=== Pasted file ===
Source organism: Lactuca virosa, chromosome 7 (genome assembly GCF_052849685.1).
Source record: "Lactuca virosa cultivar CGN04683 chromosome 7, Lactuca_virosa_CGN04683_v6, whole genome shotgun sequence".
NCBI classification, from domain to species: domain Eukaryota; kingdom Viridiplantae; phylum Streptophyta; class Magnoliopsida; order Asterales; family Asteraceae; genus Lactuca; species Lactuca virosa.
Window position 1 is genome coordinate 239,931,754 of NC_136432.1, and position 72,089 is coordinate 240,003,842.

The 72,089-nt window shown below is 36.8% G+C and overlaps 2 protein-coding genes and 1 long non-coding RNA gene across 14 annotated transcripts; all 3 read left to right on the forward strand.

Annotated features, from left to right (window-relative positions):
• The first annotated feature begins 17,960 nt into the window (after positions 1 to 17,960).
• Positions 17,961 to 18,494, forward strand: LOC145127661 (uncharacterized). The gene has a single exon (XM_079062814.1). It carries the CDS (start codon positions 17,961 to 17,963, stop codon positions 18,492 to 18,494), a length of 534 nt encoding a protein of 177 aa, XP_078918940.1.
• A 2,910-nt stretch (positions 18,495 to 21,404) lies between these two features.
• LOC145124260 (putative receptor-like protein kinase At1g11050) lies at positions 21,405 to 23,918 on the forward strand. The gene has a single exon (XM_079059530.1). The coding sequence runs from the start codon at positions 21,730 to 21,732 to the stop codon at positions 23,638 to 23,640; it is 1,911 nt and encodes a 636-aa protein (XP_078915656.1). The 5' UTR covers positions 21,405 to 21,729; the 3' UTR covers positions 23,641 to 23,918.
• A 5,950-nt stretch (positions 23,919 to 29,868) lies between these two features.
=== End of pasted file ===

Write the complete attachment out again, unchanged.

Source organism: Lactuca virosa, chromosome 7 (genome assembly GCF_052849685.1).
Source record: "Lactuca virosa cultivar CGN04683 chromosome 7, Lactuca_virosa_CGN04683_v6, whole genome shotgun sequence".
NCBI classification, from domain to species: domain Eukaryota; kingdom Viridiplantae; phylum Streptophyta; class Magnoliopsida; order Asterales; family Asteraceae; genus Lactuca; species Lactuca virosa.
Window position 1 is genome coordinate 239,931,754 of NC_136432.1, and position 72,089 is coordinate 240,003,842.

The 72,089-nt window shown below is 36.8% G+C and overlaps 2 protein-coding genes and 1 long non-coding RNA gene across 14 annotated transcripts; all 3 read left to right on the forward strand.

Annotated features, from left to right (window-relative positions):
• The first annotated feature begins 17,960 nt into the window (after positions 1 to 17,960).
• Positions 17,961 to 18,494, forward strand: LOC145127661 (uncharacterized). The gene has a single exon (XM_079062814.1). It carries the CDS (start codon positions 17,961 to 17,963, stop codon positions 18,492 to 18,494), a length of 534 nt encoding a protein of 177 aa, XP_078918940.1.
• A 2,910-nt stretch (positions 18,495 to 21,404) lies between these two features.
• LOC145124260 (putative receptor-like protein kinase At1g11050) lies at positions 21,405 to 23,918 on the forward strand. The gene has a single exon (XM_079059530.1). The coding sequence runs from the start codon at positions 21,730 to 21,732 to the stop codon at positions 23,638 to 23,640; it is 1,911 nt and encodes a 636-aa protein (XP_078915656.1). The 5' UTR covers positions 21,405 to 21,729; the 3' UTR covers positions 23,641 to 23,918.
• A 5,950-nt stretch (positions 23,919 to 29,868) lies between these two features.